Charrería, the national sport of Mexico and a forerunner of the North American rodeo, originated among the Spanish conquistadors in the sixteenth century. Charros, or Mexican horsemen, adapted the equestrian contests of the Spaniards to produce a uniquely Mexican sport. By the nineteenth century these contests were essential elements of celebrations on large haciendas, especially those festivities celebrating the herraderos (brandings) and rodeos (round-ups). People came from miles around to take part in the celebrations and to watch charros exhibit their skills and compete against each other in daring competitions of horsemanship. Charro contests were also included at major fiestas and celebrations in Mexico, and single charro events, such as the coleadero, the forerunner of bulldogging or steer wrestling, were often used as holiday contests. It was at these fiestas and celebrations that Anglo-Texans first encountered and participated in the sport. Charrería was well known in Texas from the days of the republic, and by the 1860s such contests were included at Texas fairs. Charrería was also influenced by the corridas, or bullfights, in the plazas de toros, where the coleaderos and jineteos de toros (bull riding) were first popularized. Charro sports were included in the corridas through the nineteenth century, and this helps to explain the presence of bull riding, which is not a ranching chore, in both rodeo and charrería.
When the large haciendas in Mexico were divided as a result of the Mexican Revolution, charros feared the demise of the tradition, and so they called a congreso in Mexico City on July 4, 1921, and founded the Asociación Nacional de Charros. In 1933 the Federación Nacional de Charros was founded in Mexico City to govern the different charro associations that emerged, and in the late twentieth century this organization oversaw the charro associations in both Mexico and the United States. In order to compete in a charreada, or rodeo, all associations must be licensed by the federation, and competitors must be certified as charros. There are presently over 100 charro associations in the United States. Texas charro associations exist in Houston, San Antonio, Austin, and El Paso.
The differences between rodeo and charrería have developed since the 1920s; before then, athletes from Mexico, the United States, and Canada competed in all three countries with no problems regarding rules or eligibility. One outstanding difference between the contemporary rodeo and charrería is that rodeo is an individual sport, while charrería is a team sport. The charreadas are performed in a lienzo, or arena, which has two principal areas: one is sixty meters long and twelve meters wide, and the second is a circular area with a diameter of forty meters. Unlike the rodeo competitor, the charro does not compete for prize money but rather for the honor of the sport.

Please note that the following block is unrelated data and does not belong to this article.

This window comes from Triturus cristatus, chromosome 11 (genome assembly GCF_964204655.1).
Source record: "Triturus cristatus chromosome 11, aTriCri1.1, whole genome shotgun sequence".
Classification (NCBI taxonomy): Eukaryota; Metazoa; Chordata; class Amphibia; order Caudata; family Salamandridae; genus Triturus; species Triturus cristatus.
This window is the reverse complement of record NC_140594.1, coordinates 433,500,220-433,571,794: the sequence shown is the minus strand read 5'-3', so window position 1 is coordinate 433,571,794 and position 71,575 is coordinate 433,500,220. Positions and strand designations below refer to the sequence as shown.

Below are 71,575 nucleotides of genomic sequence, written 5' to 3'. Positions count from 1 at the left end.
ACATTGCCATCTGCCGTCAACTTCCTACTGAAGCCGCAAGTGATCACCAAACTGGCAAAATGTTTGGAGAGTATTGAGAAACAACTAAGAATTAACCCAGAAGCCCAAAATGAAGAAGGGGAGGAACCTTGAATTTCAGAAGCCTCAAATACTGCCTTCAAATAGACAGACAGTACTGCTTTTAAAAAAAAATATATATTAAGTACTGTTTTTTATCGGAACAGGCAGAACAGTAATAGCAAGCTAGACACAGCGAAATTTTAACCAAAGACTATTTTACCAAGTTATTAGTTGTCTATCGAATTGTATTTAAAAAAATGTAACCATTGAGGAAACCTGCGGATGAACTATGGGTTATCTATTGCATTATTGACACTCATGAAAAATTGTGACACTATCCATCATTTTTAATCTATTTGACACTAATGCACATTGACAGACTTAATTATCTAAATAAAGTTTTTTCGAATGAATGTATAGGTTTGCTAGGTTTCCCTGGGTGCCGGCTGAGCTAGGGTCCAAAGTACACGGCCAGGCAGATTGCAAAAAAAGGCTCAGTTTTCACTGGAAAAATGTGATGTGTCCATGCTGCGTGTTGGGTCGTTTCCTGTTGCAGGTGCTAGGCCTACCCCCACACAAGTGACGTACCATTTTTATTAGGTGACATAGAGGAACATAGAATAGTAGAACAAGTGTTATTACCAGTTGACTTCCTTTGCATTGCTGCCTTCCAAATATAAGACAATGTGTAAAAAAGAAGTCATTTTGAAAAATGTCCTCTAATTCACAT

The charreada is highly ritualized, and the events follow a traditional sequence. The competition usually begins with a military march, or the "Marcha Zacatecas," played by a mariachi band. A procession follows, with representatives of the different charro associations riding horseback around the lienzo carrying flags and banners; they are followed by the president of the state charro association, the members of the competing teams, and perhaps a "charro queen." Once the opening ceremony is completed, the cala de caballo, the first of nine separate competitions, begins. During this event, the equivalent of dressage in traditional equestrian competition, judges evaluate the rider's control of the horse. The charro gallops from the end of the lienzo to the middle of the arena, where he must rein in his horse within a marked area twenty meters wide by six meters long. He must also lead the horse in right and left turns and in backward movements.
The second event is the piales en lienzo, during which three charros attempt to rope the hind legs of a horse, steer, or bull. The third event is the coleadero, sometimes called colear or el coleo. There are at least eight different methods of accomplishing this feat, but the classic move requires the charro to ride up, grab the bull by the tail, pass the tail under the charro's right leg, and make a sharp right angle turn, thereby flipping the bull on its back.
The fourth competition is the jineteo de toros, or bull-riding, during which the charro must ride the bull until it stops bucking. During la terna, which is the equivalent of team roping in a North American rodeo, riders must rope a calf as quickly as possible, one from the neck and the other from the hind legs. The jineteo de yeguas is bronco-riding. The seventh and eighth events are the piales and the manganas, where the charro, either on foot or on horseback, must rope the hind legs and the forelegs of a running mare and pull it off balance. The final event is considered the most difficult, the paso de la muerte or "death pass," where the charro rides his tame horse bareback and attempts to jump onto a wild horse and ride it until it stops bucking.
A charro may compete in only three events in the state or national competitions; only one individual from each association may compete in all events, and he is known as the charro completo. Competitors are judged for style as well as execution. Charrería is predominantly a male sport; women perform in only one event, the escaramuza (skirmish). An escaramuza team consists of eight women who perform precision patterns while riding sidesaddle, often to musical accompaniment. This event is traditionally held after the coleadero and before the jineteo.
See also RODEOS.